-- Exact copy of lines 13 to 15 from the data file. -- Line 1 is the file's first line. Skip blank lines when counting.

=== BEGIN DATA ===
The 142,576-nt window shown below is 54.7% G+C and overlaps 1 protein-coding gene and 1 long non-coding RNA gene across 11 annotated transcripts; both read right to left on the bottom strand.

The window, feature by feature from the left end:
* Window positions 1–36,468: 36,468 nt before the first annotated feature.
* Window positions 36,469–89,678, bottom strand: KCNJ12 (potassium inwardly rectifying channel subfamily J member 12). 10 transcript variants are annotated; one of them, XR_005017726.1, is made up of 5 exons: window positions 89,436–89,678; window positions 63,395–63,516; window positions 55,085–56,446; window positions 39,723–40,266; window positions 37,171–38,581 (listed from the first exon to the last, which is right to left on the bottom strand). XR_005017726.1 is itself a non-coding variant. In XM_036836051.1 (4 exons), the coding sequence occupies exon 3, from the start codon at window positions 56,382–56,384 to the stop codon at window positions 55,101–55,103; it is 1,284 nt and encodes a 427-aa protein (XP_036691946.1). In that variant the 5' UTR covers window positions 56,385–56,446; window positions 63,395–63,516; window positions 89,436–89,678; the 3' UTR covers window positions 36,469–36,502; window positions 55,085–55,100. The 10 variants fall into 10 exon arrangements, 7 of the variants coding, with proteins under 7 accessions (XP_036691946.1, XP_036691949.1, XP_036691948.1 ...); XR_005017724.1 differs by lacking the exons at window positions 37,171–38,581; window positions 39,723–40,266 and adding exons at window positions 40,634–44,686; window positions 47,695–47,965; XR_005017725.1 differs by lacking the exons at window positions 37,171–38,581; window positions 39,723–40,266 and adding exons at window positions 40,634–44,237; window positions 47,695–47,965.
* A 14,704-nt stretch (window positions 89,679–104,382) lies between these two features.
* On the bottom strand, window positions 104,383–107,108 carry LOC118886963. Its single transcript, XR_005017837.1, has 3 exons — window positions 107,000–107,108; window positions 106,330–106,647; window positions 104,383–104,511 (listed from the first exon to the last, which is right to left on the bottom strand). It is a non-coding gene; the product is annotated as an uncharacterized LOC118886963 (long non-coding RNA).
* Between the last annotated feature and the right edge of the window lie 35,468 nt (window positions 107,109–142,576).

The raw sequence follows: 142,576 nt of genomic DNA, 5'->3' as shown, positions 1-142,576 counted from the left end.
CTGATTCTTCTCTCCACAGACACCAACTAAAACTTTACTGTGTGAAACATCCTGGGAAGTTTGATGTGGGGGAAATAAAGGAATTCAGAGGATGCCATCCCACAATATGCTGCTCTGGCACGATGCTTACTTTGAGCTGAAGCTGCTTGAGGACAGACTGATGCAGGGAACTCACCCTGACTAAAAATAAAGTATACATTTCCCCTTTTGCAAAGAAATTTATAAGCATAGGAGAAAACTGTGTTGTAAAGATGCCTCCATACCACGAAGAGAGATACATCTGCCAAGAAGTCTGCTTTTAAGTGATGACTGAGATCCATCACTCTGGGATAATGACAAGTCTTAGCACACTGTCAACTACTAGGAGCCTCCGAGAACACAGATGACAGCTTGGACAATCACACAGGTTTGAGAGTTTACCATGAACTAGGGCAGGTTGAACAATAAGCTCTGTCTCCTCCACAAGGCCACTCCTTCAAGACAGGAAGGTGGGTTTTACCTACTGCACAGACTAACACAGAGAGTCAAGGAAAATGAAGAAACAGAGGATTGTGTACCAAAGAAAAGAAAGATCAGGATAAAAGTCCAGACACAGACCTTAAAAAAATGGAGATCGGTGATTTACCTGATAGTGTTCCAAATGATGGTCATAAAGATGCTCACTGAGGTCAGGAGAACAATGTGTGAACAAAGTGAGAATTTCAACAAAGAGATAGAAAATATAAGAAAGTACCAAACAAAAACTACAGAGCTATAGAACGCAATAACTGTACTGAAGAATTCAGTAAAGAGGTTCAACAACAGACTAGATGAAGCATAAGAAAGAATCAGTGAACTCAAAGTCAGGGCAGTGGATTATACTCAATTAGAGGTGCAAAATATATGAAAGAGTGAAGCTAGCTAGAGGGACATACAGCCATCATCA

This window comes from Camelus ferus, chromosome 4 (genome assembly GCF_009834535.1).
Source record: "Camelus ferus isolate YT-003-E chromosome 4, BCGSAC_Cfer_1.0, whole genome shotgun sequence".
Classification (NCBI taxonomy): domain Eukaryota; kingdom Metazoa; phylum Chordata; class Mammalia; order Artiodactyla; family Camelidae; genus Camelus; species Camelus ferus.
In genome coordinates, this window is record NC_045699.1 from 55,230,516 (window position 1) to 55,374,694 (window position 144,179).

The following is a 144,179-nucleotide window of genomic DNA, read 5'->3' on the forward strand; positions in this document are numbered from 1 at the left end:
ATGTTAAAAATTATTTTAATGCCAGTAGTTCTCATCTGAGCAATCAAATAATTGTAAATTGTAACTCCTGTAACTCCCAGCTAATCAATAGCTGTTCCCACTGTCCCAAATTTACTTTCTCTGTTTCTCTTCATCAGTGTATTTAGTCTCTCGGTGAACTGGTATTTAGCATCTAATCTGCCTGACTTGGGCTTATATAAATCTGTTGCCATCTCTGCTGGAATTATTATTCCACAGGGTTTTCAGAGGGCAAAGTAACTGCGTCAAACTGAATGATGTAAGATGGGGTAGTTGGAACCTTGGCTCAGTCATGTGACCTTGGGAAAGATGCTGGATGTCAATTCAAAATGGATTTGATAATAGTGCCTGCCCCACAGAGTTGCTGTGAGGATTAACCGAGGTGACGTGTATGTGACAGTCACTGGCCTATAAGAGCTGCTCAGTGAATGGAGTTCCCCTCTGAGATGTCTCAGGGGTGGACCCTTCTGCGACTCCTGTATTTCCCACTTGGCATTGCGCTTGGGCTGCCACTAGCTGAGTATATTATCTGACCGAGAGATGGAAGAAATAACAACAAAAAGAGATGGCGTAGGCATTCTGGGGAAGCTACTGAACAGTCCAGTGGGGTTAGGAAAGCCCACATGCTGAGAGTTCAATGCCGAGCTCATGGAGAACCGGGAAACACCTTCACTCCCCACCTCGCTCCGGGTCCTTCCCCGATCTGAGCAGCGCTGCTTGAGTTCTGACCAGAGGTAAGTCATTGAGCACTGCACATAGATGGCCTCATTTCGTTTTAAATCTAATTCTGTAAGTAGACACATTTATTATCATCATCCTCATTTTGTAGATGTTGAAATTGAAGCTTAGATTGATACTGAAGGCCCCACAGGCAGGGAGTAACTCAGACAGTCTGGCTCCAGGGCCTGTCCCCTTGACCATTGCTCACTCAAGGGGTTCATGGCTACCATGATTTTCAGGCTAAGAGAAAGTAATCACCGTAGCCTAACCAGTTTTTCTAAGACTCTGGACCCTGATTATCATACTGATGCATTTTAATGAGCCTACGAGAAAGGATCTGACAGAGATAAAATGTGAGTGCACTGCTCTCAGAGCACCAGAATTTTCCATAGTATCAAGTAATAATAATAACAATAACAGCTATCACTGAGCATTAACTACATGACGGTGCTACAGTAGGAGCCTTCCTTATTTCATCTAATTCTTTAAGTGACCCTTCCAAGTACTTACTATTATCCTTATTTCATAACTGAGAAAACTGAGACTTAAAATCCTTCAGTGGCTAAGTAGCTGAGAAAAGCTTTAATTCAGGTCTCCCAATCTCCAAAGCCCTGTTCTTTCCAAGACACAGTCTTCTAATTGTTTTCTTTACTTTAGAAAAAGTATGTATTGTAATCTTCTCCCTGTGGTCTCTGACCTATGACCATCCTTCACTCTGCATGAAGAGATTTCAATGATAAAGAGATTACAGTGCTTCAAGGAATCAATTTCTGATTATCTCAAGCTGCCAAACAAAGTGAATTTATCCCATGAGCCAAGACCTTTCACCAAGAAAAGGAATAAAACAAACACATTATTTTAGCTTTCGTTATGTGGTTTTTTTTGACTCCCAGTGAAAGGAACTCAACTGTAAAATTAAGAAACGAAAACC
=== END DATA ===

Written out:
In genome coordinates, this window is record NC_045699.1 from 55,230,516 (window position 1) to 55,374,694 (window position 144,179).

The following is a 144,179-nucleotide window of genomic DNA, read 5'->3' on the forward strand; positions in this document are numbered from 1 at the left end:
ATGTTAAAAATTATTTTAATGCCAGTAGTTCTCATCTGAGCAATCAAATAATTGTAAATTGTAACTCCTGTAACTCCCAGCTAATCAATAGCTGTTCCCACTGTCCCAAATTTACTTTCTCTGTTTCTCTTCATCAGTGTATTTAGTCTCTCGGTGAACTGGTATTTAGCATCTAATCTGCCTGACTTGGGCTTATATAAATCTGTTGCCATCTCTGCTGGAATTATTATTCCACAGGGTTTTCAGAGGGCAAAGTAACTGCGTCAAACTGAATGATGTAAGATGGGGTAGTTGGAACCTTGGCTCAGTCATGTGACCTTGGGAAAGATGCTGGATGTCAATTCAAAATGGATTTGATAATAGTGCCTGCCCCACAGAGTTGCTGTGAGGATTAACCGAGGTGACGTGTATGTGACAGTCACTGGCCTATAAGAGCTGCTCAGTGAATGGAGTTCCCCTCTGAGATGTCTCAGGGGTGGACCCTTCTGCGACTCCTGTATTTCCCACTTGGCATTGCGCTTGGGCTGCCACTAGCTGAGTATATTATCTGACCGAGAGATGGAAGAAATAACAACAAAAAGAGATGGCGTAGGCATTCTGGGGAAGCTACTGAACAGTCCAGTGGGGTTAGGAAAGCCCACATGCTGAGAGTTCAATGCCGAGCTCATGGAGAACCGGGAAACACCTTCACTCCCCACCTCGCTCCGGGTCCTTCCCCGATCTGAGCAGCGCTGCTTGAGTTCTGACCAGAGGTAAGTCATTGAGCACTGCACATAGATGGCCTCATTTCGTTTTAAATCTAATTCTGTAAGTAGACACATTTATTATCATCATCCTCATTTTGTAGATGTTGAAATTGAAGCTTAGATTGATACTGAAGGCCCCACAGGCAGGGAGTAACTCAGACAGTCTGGCTCCAGGGCCTGTCCCCTTGACCATTGCTCACTCAAGGGGTTCATGGCTACCATGATTTTCAGGCTAAGAGAAAGTAATCACCGTAGCCTAACCAGTTTTTCTAAGACTCTGGACCCTGATTATCATACTGATGCATTTTAATGAGCCTACGAGAAAGGATCTGACAGAGATAAAATGTGAGTGCACTGCTCTCAGAGCACCAGAATTTTCCATAGTATCAAGTAATAATAATAACAATAACAGCTATCACTGAGCATTAACTACATGACGGTGCTACAGTAGGAGCCTTCCTTATTTCATCTAATTCTTTAAGTGACCCTTCCAAGTACTTACTATTATCCTTATTTCATAACTGAGAAAACTGAGACTTAAAATCCTTCAGTGGCTAAGTAGCTGAGAAAAGCTTTAATTCAGGTCTCCCAATCTCCAAAGCCCTGTTCTTTCCAAGACACAGTCTTCTAATTGTTTTCTTTACTTTAGAAAAAGTATGTATTGTAATCTTCTCCCTGTGGTCTCTGACCTATGACCATCCTTCACTCTGCATGAAGAGATTTCAATGATAAAGAGATTACAGTGCTTCAAGGAATCAATTTCTGATTATCTCAAGCTGCCAAACAAAGTGAATTTATCCCATGAGCCAAGACCTTTCACCAAGAAAAGGAATAAAACAAACACATTATTTTAGCTTTCGTTATGTGGTTTTTTTTGACTCCCAGTGAAAGGAACTCAACTGTAAAATTAAGAAACGAAAACC